Nikole Beckwith talks Together Together

Patti Harrison (left), Ed Helms (middle), Nikole Beckwith (middle), and Crew Member (right) on set of Together Together. Photo credit: Tiffany Roohani/Bleecker Street.

Writer-director Nikole Beckwith spoke with Solzy at the Movies about her new film, Together Together, starring Ed Helms and Patti Harrison.

Together Together premiered earlier this year during the 2021 Sundance Film Festival.

Nikole Beckwith
Nikole Beckwith, director of Together Together, an official selection of the U.S. Dramatic Competition at the 2021 Sundance Film Festival. Courtesy of Sundance Institute.

What was the genesis behind the screenplay?

Nikole Beckwith: Just curiosity. I was just curious what it might be like for two complete strangers to embark on something so emotionally charged and intimate and to also be assuring each other into the next phase or chapter of their independent lives. But doing that together, I just was curious to see what might happen.

When you were writing the script, did you ever think that you were going to get Ed Helms and Patti Harrison in the two leading roles?

Nikole Beckwith: No, of course not. No, not at all. Even when we sent the script to Ed—we sent it to Ed first. It’s like, Alright, we’ll shoot for the stars, send it to our fav, and then you send it and immediately start thinking about, Alright, well, who are we going to go to after he says no? And then to get the phone call where it’s like, oh, Ed wants to have coffee and talk about it. I was like, Are you kidding? That’s great news!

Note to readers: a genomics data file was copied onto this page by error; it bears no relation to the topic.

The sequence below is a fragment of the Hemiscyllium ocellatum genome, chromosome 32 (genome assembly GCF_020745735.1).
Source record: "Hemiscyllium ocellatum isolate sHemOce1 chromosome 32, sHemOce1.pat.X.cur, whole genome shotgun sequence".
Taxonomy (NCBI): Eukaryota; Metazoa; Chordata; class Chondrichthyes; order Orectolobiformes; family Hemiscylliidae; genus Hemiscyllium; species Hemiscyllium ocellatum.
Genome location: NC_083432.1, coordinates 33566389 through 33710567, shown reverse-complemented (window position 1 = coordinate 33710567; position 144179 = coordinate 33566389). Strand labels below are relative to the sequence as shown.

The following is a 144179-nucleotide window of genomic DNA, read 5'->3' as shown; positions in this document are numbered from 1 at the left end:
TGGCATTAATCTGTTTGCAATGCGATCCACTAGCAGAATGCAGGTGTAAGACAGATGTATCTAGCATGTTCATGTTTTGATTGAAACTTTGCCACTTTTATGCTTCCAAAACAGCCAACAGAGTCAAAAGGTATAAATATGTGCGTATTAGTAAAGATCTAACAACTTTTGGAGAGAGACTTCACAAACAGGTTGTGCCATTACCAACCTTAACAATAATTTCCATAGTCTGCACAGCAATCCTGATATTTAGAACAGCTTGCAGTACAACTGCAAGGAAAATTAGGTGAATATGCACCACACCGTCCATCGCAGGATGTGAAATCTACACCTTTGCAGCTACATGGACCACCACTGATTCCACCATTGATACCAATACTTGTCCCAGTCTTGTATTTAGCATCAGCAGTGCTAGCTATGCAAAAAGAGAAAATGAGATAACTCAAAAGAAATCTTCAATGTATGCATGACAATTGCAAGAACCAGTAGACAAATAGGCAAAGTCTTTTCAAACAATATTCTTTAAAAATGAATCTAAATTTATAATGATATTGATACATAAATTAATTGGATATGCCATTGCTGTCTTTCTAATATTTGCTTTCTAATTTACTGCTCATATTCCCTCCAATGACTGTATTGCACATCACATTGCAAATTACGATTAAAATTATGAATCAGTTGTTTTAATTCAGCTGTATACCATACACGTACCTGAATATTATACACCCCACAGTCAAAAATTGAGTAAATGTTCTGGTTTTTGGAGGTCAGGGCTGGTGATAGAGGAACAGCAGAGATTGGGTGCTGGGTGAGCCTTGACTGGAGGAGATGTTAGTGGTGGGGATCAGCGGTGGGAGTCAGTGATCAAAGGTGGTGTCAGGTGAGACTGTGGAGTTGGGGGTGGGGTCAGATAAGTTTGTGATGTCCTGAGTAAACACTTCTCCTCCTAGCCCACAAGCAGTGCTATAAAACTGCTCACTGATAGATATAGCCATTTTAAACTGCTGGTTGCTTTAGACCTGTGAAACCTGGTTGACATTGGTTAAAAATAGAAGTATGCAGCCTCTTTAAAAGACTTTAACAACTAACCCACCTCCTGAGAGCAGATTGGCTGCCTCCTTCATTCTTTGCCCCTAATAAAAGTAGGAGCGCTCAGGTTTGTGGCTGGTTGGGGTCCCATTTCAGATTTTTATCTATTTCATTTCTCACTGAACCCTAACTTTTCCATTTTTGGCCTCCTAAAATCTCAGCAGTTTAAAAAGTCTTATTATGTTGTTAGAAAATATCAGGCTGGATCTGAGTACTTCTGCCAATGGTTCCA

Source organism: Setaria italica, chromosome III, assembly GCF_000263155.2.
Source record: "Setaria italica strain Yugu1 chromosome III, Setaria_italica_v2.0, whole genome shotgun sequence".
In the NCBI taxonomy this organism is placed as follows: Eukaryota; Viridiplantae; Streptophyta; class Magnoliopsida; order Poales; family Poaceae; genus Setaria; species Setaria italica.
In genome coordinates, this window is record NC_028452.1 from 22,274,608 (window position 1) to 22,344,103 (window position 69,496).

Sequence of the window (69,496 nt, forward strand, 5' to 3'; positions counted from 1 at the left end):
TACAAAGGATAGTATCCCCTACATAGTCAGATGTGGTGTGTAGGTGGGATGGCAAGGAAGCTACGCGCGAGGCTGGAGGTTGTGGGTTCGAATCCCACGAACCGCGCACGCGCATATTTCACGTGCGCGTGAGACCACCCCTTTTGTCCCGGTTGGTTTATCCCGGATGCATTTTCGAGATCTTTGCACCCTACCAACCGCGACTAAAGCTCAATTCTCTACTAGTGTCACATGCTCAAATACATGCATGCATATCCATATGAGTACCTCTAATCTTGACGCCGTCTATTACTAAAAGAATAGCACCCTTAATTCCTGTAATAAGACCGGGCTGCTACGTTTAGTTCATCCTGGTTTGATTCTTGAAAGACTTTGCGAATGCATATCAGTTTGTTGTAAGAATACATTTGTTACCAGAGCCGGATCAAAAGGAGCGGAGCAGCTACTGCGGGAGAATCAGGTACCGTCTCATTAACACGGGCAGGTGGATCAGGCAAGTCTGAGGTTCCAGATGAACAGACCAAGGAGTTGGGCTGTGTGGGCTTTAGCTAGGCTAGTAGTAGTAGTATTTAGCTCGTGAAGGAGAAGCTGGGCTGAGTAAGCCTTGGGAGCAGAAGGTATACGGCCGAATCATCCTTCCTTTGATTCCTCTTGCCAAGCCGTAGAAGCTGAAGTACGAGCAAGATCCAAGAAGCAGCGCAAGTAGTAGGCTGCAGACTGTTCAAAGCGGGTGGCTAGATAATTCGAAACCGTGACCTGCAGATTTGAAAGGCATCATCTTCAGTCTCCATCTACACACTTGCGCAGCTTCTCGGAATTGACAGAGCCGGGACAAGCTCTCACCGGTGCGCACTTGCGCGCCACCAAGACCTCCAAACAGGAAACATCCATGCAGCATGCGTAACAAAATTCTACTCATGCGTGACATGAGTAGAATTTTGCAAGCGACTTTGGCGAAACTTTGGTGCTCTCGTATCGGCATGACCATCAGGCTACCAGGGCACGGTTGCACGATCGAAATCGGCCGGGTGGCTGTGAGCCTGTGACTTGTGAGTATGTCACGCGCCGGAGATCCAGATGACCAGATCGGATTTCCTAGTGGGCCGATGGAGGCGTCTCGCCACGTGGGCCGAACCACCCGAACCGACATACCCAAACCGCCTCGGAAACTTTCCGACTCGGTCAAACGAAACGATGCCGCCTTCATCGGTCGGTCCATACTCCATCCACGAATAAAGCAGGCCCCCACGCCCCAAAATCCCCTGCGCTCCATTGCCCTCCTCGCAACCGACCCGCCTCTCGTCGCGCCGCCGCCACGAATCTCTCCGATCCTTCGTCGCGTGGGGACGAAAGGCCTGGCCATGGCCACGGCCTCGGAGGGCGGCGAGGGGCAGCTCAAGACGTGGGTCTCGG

Same with Patti, you send it off and then when I got the call, I was like, Oh, Patti likes the script and wants to meet. It was like, Oh, wow! That enough was a celebration for me. And then to go deeper and that the two of them actually came aboard and did the film was like, wow, that’s crazy! Just having coffee with them would have been compliment enough.

What was the most challenging part of the production?

Nikole Beckwith: We shot the bulk of the film in 17 days in Los Angeles and so time. I think time is always the thing. I think a big Hollywood movie, you’re shooting half a page a day. On our movie, we’re shooting five or six pages a day or 11 pages a day. So yeah, that was the most challenging.

How thrilling was it to get admitted to Sundance?

Nikole Beckwith: Oh, it’s so thrilling. It’s such an honor. I couldn’t believe it. I feel very lucky and very grateful for the support of Sundance for both of my films and it was so fun. It’s so incredible to get to make the phone call and you’re like, we did it! We’re going to the place. I think there’s no greater affirmation of what you’re doing than to have an institution like that smile down on you and lift you up.

What do you hope people take away from watching the film?

Nikole Beckwith: It’s such a big question. I’ve already been asked it a couple times and I don’t get better at answeringg it. I think if they can carry the film with them out of the theater and it stays with them for a little while, that’s the greatest dream of making a movie—that it stays with you. Hopefully, in that way, you’ll get many things out of it at different times when you’re reflecting on the film. I do think of it as a love letter to impermanence and a love letter to a different kind of love. There are so many different kinds of love out there and we’re obsessed with romance. It’s a feminist film. Shocking! Oh, no, I said the F word. But yeah, that it’s a feminist film and feminism is for everybody.

Bleecker Street will release Together Together in theaters on April 23 and May 11 on Digital.

Danielle Solzman

Danielle Solzman is native of Louisville, KY, and holds a BA in Public Relations from Northern Kentucky University and a MA in Media Communications from Webster University. She roots for her beloved Kentucky Wildcats, St. Louis Cardinals, Indianapolis Colts, and Boston Celtics. Living less than a mile away from Wrigley Field in Chicago, she is an active reader (sports/entertainment/history/biographies/select fiction) and involved with the Chicago improv scene. She also sees many movies and reviews them. She has previously written for Redbird Rants, Wildcat Blue Nation, and Hidden Remote/Flicksided. From April 2016 through May 2017, her film reviews can be found on Creators.